US5898831A (en) 1996-12-16 1999-04-27 Motorola, Inc. Interactive appliance security system and method
US5909183A (en) 1996-12-26 1999-06-01 Motorola, Inc. Interactive appliance remote controller, system and method

Cited By (190)

* Cited by examiner, † Cited by third party
Publication number Priority date Publication date Assignee Title
US20040146014A1 (en) * 1998-09-18 2004-07-29 Hughes Electronics Corporation Method and constructions for space-time codes for PSK constellations for spatial diversity in multiple-element antenna systems
US6724813B1 (en) * 1998-10-14 2004-04-20 Telefonaktiebolaget Lm Ericsson (Publ) Implicit resource allocation in a communication system
US20110136431A1 (en) * 1998-11-18 2011-06-09 Nokia Corporation Group communication device and method
US8526921B2 (en) 1998-11-18 2013-09-03 Nokia Corporation Group communication device and method
US7865178B2 (en) * 1998-11-18 2011-01-04 Nokia Corporation Group communication device and method
US20060211411A1 (en) * 1998-11-18 2006-09-21 Nokai Corporation Group communication device and method
US6721285B1 (en) * 1999-03-30 2004-04-13 International Business Machines Corporation Polling system for a duplex asymmetrical communications link
US6526434B1 (en) * 1999-08-24 2003-02-25 International Business Machines Corporation System and method for efficient transfer of data blocks from client to server
US20050276255A1 (en) * 1999-09-10 2005-12-15 Roberto Aiello Ultra wide band communication network
US20020018458A1 (en) * 1999-09-10 2002-02-14 Fantasma Network, Inc. Baseband wireless network for isochronous communication
US20030193924A1 (en) * 1999-09-10 2003-10-16 Stephan Gehring Medium access control protocol for centralized wireless network communication management
US7023833B1 (en) * 1999-09-10 2006-04-04 Pulse-Link, Inc. Baseband wireless network for isochronous communication
US8031690B2 (en) 1999-09-10 2011-10-04 Pulse-Link, Inc. Ultra wide band communication network
US6683886B1 (en) * 1999-10-19 2004-01-27 Koninklijke Philips Electronics N.V. Bluetooth communication units, wireless communication systems, wireless communication devices, bluetooth communications methods, and wireless communication methods
US20050237966A1 (en) * 1999-11-03 2005-10-27 Roberto Aiello Ultra wide band communication systems and methods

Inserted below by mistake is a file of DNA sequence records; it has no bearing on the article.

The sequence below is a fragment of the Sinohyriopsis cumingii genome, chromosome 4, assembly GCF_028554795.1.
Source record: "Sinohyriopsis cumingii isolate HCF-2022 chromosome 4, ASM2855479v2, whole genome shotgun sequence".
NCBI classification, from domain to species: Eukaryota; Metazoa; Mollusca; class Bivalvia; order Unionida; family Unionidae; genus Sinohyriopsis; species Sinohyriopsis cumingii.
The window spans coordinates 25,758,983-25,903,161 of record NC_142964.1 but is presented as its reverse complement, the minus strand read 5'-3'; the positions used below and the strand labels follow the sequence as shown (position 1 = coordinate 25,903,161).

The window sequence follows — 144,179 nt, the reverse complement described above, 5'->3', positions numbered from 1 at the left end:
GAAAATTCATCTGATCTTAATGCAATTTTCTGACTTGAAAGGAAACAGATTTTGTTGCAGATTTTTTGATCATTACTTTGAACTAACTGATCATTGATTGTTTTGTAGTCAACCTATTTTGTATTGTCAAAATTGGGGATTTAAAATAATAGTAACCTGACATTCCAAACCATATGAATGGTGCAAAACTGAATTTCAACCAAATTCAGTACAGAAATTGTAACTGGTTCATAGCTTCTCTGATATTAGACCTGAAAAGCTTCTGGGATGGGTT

US6522886B1 (en) * 1999-11-22 2003-02-18 Qwest Communications International Inc. Method and system for simultaneously sharing wireless communications among multiple wireless handsets
US8364126B2 (en) 1999-11-22 2013-01-29 Qwest Communications International Inc. Method and system for providing transmission of selected media programs to a wireless subscriber
US20030092452A1 (en) * 1999-11-22 2003-05-15 Qwest Communications International Inc. Method and system for simultaneously sharing wireless communications among multiple wireless handsets
US7266608B2 (en) * 2000-01-20 2007-09-04 Mitsubishi Denki Kabushiki Kaisha System for punctually sending and receiving serial data and a method for sending and receiving the serial data
US20010056514A1 (en) * 2000-01-20 2001-12-27 Hitoshi Ishida System for punctually sending and receiving serial data and a method for sending and receiving the serial data
US8700749B2 (en) 2000-01-31 2014-04-15 Endeavor Ip, Inc. Wireless communication enabled meter and network
US8855019B2 (en) 2000-01-31 2014-10-07 Endeavor Meshtech, Inc. Wireless communication enabled meter and network
US6970495B1 (en) * 2000-02-09 2005-11-29 Texas Instruments Incorporated Adjustment of slave frequency hopping pattern to improve channel measurement opportunities in wireless communications
US6600971B1 (en) * 2000-03-29 2003-07-29 Signature Control Systems, Inc. Distributed control network for irrigation management
US6898467B1 (en) 2000-03-29 2005-05-24 Signature Control Systems, Inc. Distributed control network for irrigation management
US20020010515A1 (en) * 2000-03-31 2002-01-24 Ichiro Fukuoka Laundry system